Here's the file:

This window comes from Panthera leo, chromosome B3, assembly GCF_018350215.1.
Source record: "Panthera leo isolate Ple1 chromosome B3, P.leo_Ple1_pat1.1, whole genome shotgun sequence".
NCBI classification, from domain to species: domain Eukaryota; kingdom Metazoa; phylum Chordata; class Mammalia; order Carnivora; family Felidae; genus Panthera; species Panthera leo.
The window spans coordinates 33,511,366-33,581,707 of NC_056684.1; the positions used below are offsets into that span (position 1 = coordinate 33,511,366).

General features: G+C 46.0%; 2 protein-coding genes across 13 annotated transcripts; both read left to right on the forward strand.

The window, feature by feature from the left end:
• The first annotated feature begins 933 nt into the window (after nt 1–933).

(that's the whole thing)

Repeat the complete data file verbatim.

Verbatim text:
This window comes from Panthera leo, chromosome B3, assembly GCF_018350215.1.
Source record: "Panthera leo isolate Ple1 chromosome B3, P.leo_Ple1_pat1.1, whole genome shotgun sequence".
NCBI classification, from domain to species: domain Eukaryota; kingdom Metazoa; phylum Chordata; class Mammalia; order Carnivora; family Felidae; genus Panthera; species Panthera leo.
The window spans coordinates 33,511,366-33,581,707 of NC_056684.1; the positions used below are offsets into that span (position 1 = coordinate 33,511,366).

General features: G+C 46.0%; 2 protein-coding genes across 13 annotated transcripts; both read left to right on the forward strand.

The window, feature by feature from the left end:
• The first annotated feature begins 933 nt into the window (after nt 1–933).